According to a report last year on the BBC’s website, entitled The SOS In My Halloween Decorations: ‘The online version of the story was later deleted, but the Chinese authorities appear to have been shaken by the publicity.
‘Shortly afterwards, the government announced that it was ending the’ re-education through labor system ‘and freeing some 380, Prisoners. ‘
Yet we know – not least from other more recent reports broadcast by the BBC – that’ re-education through labor ‘has been imposed on a vast scale in the far north- western province of Xinjiang.
Here, over a million Muslim Uighurs have been incarcerated and subjected to what can only be described as brain-washing, in order to make them worship the Chinese President-for-Life, Xi Xinping, and the country Communist Party rather than the Quran.
It was this to which the Arsenal footbal ler Mesut Ozil was referring when, ten days ago, he posted a message on Twitter complaining about the attempted cultural annihilation of his fellow Muslims in Xinjiang, detailing the bulldozing of mosques, the destruction of religious cemeteries and the forced indoctrination of ‘Xi Xinping thought ‘in vast’ re-education ‘camps for Uighurs.
Arsenal footballer Mesut Ozil (pictured) ten days ago posted a message on Twitter complaining about the attempted cultural annihilation of his fellow Muslims in Xinjiang
The Chinese government immediately erased from the state broadcaster’s schedule the following day’s Arsenal match against Manchester City , shut down Ozil’s local online fanpage, and set about excising all references to the footballer on the internet in China. It’s almost funny – in a sick way – that Beijing heatedly denies all charges of brainwashing of the Uighurs, while simultaneously attempting to ‘wash’ the internet available to its own population of all references to the matter.
Unfortunately for the Chinese Communist Party, internal documents relating to the mass brainwashing of political prisoners were revealed last month by the New York Times.
One of them set out – in a sort of FAQ list – what should be said if a relative of one of those incarcerated without trial asked if the family member who had been rounded up had committed a crime.
The policy document said it should be acknowledged that this was not the case and that they should be told: ‘It is just that their thinking has been infected by unhealthy thoughts. Freedom is only possible when this virus in their thinking is eradicated and they are in good health. ‘
It is pure Big Brother – from Orwell’s dystopian novel, Nineteen Eighty-Four.
Orwell was writing out of knowledge of what Stalin and the Soviet Communists did to their own population.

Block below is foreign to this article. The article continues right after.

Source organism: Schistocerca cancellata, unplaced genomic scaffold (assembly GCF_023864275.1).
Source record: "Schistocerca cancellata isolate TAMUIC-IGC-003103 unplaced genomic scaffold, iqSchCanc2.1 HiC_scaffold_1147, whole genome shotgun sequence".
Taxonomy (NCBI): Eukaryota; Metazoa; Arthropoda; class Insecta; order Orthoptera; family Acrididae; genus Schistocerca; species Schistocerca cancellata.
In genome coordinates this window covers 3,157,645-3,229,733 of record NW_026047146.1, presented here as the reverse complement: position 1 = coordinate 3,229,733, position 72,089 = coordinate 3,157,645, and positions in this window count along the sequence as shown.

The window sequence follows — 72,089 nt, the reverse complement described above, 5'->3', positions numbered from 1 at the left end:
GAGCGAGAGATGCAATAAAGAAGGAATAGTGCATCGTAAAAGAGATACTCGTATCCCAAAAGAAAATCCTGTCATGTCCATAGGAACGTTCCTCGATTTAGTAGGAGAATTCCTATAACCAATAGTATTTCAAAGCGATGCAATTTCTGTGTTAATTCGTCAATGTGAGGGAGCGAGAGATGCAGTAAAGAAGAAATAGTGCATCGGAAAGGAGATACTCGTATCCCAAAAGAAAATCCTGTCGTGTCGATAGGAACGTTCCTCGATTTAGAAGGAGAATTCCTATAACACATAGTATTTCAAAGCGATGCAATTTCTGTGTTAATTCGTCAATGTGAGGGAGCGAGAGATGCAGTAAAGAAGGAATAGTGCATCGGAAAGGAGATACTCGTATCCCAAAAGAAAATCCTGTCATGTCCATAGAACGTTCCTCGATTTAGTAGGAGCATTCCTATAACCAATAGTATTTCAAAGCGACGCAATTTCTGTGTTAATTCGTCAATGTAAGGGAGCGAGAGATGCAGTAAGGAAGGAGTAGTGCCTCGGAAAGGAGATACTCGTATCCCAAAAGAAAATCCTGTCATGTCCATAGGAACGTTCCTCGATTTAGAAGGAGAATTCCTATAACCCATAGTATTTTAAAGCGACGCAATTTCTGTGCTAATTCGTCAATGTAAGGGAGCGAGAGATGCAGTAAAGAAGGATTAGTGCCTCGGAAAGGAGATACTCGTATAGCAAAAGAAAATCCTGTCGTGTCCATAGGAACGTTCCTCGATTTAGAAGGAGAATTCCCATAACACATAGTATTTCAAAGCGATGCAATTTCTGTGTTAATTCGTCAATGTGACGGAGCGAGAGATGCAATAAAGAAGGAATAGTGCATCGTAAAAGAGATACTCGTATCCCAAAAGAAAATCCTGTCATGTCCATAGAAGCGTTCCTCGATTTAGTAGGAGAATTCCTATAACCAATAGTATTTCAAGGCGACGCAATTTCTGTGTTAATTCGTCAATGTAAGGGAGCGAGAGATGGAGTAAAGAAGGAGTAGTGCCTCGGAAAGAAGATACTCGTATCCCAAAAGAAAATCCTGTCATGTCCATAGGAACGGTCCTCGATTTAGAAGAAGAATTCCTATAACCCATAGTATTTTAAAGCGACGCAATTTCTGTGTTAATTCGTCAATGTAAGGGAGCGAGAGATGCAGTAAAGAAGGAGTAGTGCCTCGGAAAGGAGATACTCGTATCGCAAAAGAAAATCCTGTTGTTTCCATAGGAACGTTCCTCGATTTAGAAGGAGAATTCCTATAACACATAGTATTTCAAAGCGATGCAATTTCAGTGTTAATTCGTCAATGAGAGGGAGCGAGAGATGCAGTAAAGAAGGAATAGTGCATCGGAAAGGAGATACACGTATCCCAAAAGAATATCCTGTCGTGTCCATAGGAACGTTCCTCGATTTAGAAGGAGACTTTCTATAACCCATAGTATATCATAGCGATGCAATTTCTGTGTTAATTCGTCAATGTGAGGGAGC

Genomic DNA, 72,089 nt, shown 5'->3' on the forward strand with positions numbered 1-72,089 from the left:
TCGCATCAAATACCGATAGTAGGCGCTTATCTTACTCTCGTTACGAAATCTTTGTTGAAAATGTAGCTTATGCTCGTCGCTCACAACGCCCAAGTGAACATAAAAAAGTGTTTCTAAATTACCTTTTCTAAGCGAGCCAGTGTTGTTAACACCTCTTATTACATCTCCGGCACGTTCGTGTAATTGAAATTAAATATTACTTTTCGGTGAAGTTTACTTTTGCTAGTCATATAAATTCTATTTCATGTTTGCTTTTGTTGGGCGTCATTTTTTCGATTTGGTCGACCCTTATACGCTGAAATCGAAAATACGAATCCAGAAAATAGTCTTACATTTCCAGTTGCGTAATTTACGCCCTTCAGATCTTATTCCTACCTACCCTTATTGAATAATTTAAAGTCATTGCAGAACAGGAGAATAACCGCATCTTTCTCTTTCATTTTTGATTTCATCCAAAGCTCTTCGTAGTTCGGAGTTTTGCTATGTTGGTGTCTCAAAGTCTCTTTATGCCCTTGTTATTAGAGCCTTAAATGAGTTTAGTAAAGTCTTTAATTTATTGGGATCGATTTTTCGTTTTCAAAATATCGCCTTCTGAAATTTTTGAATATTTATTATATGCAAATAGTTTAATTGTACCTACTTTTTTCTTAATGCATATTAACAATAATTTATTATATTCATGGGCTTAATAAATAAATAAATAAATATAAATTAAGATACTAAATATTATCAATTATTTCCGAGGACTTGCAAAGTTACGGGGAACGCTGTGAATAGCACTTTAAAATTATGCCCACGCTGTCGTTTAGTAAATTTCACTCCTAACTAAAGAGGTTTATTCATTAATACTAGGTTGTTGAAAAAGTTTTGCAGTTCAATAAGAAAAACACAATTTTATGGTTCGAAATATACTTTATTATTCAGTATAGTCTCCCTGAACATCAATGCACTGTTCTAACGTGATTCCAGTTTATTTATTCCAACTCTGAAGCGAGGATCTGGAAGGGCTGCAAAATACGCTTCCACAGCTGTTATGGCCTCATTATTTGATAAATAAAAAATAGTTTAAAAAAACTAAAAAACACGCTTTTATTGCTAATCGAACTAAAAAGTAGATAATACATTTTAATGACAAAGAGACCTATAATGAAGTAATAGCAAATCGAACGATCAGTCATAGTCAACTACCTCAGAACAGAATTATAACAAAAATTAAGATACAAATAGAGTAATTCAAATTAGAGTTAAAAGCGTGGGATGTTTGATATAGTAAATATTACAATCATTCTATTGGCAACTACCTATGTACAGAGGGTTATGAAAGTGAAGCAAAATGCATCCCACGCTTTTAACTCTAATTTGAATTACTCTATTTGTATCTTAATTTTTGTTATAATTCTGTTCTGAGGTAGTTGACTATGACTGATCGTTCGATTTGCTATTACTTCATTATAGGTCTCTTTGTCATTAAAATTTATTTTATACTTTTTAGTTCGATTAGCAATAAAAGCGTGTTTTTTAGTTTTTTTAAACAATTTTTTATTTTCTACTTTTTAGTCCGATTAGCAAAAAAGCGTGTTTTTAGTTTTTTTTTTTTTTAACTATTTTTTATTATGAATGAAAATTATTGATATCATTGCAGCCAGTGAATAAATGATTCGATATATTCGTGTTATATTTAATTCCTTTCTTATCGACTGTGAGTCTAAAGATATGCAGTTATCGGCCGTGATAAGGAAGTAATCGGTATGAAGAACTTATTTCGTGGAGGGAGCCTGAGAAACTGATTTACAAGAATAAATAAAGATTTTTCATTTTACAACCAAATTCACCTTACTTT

Beijing regards the collapse of that regime (which also treated dissidents as psychiatric cases and injected them with mind-altering drugs) as a terrible warning. It uses modern versions of mind control and mass surveillance to ensure it does not go the same way as the Soviet Communist Party.
And, like the Kremlin under Stalin, it has a gulag of forced labor as a means of combining political oppression with profit for the state.
Although not even Stalin could have contemplated the way, according to a tribunal led by the eminent British lawyer Sir Geoffrey Nice, Beijing has, over decades, made money out of removing vital organs from prisoners of conscience – possibly while still alive – for ‘transplant tourists’ who ask no questions about why such body parts are, unlike in their own country, available almost immediately on demand .
It is also worth noting, at this time of Christmas joy, that Christians, too, are among the religious minorities who have been subjected to cruel repression from an strict insecure Chinese state.
Last December, officials raided Christian ‘house churches’ and forced them to close. Christmas trees were forcibly removed. And earlier in the year, the Zion Church in Beijing, one of the largest unauthorized congregations in that vast nation, was demolished by the authorities – and made to pay the bill for its own destruction.
Its pastor, Jin Mingri, said: ‘Before, if you did not meddle in politics, the government left you alone. But now if you don’t push the Communist Party line, if you don’t display your love for the party, you are a target. ‘
This is all a long way from the story we tell our children of Santa Claus preparing his reindeer and sleigh to deliver their presents.
But the real-life question for parents is: do you want to source Christmas toys or cards from such a regime?